How to avoid debt settlement scams?

Take your time when choosing the right credit card debt collecting company. There area  few ways in which they might try to deceive you and leave you with nothing of what they have promised. The most popular debt settlement scams are:

  1.  Some companies try to charge you fees before they have settled any of your debt. Although at some point that may sound reasonable as they are providing you a service, you should know that in this situation, you are paying for nothing because you have no actual guarantee that they will fulfill whatever promises they have given you.Another thing is that such a practice is forbidden by the Federal Trade Commission (FTC) in its Telemarketing Sales Rule (TSL) for companies engaged in telemarketing those services. However, you can be certain that you will find a debt settlement company which will not try to scam you. You just need to be careful with your selection.
  1. Some companies fail to explain the risks that come with their debt settlement programs. Many of the things you can expect though you can find in this article and some of them surely you can figure out on your own. Your debt settlement company is not obliged to simplify everything for you. Their job is to make your debt go away. Usually, they will fulfill their promises to you, regardless of whether they have told you everything or not.
  1. Some debt settlement companies claim that they can make your unsecured debt go away or that it can be paid for pennies on the dollar. Although, this is exactly how it works with a secured debt, it might go in a slightly different manner when it comes to an unsecured one. That involved a higher level of uncertainty and risks that unsecured debt has for the lender. An unsecured debt is simply said- a loan that is not backed up by any underlying assets. Your credit card debt falls under that category.
    The only reason someone would be willing to extend such a loan is because they expect a full repayment. That is why many unsecured creditors are not be willing to negotiate with your credit card debt settling company. They might even want to sue to get back what you owe them. That is very reasonable behavior and it should not surprise you. However, some debt settlement companies can actually help you resolve your unsecured debt. Follow your track record, talk with satisfied clients of your preferred debt settlement company and decide whether to believe their promises or not.
  1.  Some credit card debt settlement companies will request you to stop communicating with your creditor.That is because it is the standard practice. However, you may want to avoid a debt collecting company that takes that step without explaining to you what risks may come with it.Some of which may include you receiving unwanted debt collection calls, be requested to make repayments or even get sued which may affect your credit record sometimes. You want to be aware of the risks you are taking even when the debt collection company’s requests for you to stop communication with your creditors seem reasonable and necessary.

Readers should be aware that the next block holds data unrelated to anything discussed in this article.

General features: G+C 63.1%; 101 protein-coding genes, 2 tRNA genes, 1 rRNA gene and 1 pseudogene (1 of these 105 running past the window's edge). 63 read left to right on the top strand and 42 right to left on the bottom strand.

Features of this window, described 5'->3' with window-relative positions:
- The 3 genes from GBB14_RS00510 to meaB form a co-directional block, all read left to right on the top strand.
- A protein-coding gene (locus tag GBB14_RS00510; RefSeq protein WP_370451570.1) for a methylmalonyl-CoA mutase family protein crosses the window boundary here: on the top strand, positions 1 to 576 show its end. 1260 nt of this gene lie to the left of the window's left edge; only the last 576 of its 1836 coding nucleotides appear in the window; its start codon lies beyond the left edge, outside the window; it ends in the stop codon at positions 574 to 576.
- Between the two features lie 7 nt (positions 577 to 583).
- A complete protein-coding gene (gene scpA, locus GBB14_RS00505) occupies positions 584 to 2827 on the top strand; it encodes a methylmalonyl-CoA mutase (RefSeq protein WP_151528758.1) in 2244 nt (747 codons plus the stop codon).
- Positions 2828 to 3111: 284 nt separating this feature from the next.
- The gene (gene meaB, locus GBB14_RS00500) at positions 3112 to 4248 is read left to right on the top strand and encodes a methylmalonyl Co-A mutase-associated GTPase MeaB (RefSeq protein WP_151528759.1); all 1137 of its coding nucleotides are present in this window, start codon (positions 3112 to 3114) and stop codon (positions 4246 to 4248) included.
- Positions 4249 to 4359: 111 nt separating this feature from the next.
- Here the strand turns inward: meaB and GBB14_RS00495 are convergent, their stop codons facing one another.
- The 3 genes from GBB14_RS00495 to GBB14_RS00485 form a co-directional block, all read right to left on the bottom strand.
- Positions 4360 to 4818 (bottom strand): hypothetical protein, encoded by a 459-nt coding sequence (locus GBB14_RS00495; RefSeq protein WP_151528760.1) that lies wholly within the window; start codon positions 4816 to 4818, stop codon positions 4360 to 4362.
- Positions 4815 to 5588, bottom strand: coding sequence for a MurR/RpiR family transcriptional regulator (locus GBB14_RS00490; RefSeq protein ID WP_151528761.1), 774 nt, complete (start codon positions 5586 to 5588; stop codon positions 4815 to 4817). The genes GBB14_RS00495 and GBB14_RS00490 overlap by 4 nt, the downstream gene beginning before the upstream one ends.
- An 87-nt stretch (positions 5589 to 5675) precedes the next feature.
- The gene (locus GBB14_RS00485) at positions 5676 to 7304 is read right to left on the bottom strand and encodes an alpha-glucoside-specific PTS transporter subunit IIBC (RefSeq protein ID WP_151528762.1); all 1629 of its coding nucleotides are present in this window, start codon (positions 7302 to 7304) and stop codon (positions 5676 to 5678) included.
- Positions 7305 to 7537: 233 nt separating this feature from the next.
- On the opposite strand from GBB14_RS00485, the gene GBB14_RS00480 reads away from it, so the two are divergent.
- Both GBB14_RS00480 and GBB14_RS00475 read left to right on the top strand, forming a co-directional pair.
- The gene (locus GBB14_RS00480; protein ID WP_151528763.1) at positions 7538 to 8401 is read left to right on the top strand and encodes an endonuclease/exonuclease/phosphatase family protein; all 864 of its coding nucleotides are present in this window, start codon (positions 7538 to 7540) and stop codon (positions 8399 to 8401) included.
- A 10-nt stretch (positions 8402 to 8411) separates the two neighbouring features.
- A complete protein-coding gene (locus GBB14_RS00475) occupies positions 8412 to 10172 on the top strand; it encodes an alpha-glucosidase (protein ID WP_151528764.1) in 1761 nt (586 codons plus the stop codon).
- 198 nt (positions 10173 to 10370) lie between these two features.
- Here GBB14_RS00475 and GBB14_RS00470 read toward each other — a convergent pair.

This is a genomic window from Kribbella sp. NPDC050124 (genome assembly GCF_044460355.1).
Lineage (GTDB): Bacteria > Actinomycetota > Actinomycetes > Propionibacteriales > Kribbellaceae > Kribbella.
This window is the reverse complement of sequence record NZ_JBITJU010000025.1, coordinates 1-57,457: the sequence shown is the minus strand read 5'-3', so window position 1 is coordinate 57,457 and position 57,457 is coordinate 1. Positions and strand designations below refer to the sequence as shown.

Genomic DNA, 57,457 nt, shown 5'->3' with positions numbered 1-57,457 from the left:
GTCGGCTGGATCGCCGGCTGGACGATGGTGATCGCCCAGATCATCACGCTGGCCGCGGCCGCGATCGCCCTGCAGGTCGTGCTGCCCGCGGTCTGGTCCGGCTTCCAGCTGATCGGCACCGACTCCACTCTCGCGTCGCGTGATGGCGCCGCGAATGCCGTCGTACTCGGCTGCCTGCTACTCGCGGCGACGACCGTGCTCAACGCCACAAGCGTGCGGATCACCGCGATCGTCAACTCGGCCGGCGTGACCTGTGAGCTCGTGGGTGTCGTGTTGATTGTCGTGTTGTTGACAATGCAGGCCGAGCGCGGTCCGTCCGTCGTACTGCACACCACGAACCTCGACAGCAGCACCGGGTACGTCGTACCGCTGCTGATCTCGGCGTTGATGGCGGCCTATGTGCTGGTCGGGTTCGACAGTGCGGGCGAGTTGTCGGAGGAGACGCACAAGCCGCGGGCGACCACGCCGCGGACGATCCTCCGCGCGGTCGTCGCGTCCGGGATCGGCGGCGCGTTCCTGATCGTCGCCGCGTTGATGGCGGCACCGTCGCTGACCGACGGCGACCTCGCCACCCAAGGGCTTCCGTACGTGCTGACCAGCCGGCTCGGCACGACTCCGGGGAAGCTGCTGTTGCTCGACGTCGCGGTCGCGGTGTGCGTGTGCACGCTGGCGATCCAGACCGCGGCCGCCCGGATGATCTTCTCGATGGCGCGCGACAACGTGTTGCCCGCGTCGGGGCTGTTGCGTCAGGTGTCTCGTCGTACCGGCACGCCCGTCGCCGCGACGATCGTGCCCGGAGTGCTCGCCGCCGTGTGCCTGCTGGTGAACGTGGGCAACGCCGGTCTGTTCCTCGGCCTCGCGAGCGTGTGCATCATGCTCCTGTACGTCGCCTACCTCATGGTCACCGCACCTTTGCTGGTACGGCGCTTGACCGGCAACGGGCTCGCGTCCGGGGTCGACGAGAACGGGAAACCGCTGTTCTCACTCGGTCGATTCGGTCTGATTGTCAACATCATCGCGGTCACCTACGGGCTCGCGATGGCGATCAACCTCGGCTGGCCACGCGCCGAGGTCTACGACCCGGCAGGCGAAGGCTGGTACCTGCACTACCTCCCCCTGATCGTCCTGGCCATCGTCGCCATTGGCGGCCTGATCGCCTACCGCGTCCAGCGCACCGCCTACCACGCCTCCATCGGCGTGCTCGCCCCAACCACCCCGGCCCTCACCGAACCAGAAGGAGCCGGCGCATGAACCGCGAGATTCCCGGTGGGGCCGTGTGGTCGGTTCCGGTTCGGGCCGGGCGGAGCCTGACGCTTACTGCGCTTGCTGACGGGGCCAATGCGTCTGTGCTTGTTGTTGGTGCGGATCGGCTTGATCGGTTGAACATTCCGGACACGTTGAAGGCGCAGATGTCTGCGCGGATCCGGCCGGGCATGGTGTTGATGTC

1. Some credit card debt settlement companies may even try to promise you that they are making all debt collectors calls and managing lawsuits. Although it is possible that those companies have worked with your creditors in the past and have reached some kind of an agreement on debt settlement, it is usually a wise choice to avoid debt settlement companies that make such promises.
    For one thing, those promises are very hard to keep. They depend entirely on a third party’s behavior and a creditor may change their mind anytime before the debt is settled. Be smart and stay away from credit card debt settlement companies that try to sugarcoat the process for you. If you really want to stay out of trouble and out of debt, find a credit card debt settlement company which you can trust.

How to choose good credit card debt settlement company?

How to choose good credit card debt settlement company?

How to choose good credit card debt settlement company?

The most secure thing you can do is choose your credit card debt settlement company carefully. There are a few things you can consider:

Research
You do not want to go into business with a scamming company. You will spend a lot of your money in the processes of collecting the lump sum required by the program. Don’t just throw those away. You have two options- you can check the company with your state Attorney General or with your local consumer’s protection agency.

Preferably, do both. From the local consumer protection agency, you can learn if there are any  consumer complaint against the company you are thinking of working with. Moreover, your state Attorney General can provide you with another kind of useful information – whether the credit card debt settlement company you have chosen is required to be licensed in your state and if so, whether it is licensed.

Another thing we recommend you to do is to enter the name of your debt settlement company of your choice into search engines. There you can see what others have said about it. You can also find out if there are state or federal lawsuits against it for being part of scam schemes.

You can also request the company to introduce you to some of their previous clients or ask for such among your circle of acquaintances. However, bear in mind that the things you heard may not be true. It is the same with the opinions you find on the Internet. Most companies are aware their potential clients will do a background check on them. Therefore, they can purposefully add positive comments on their business through fake profiles. Be critical of the information you receive.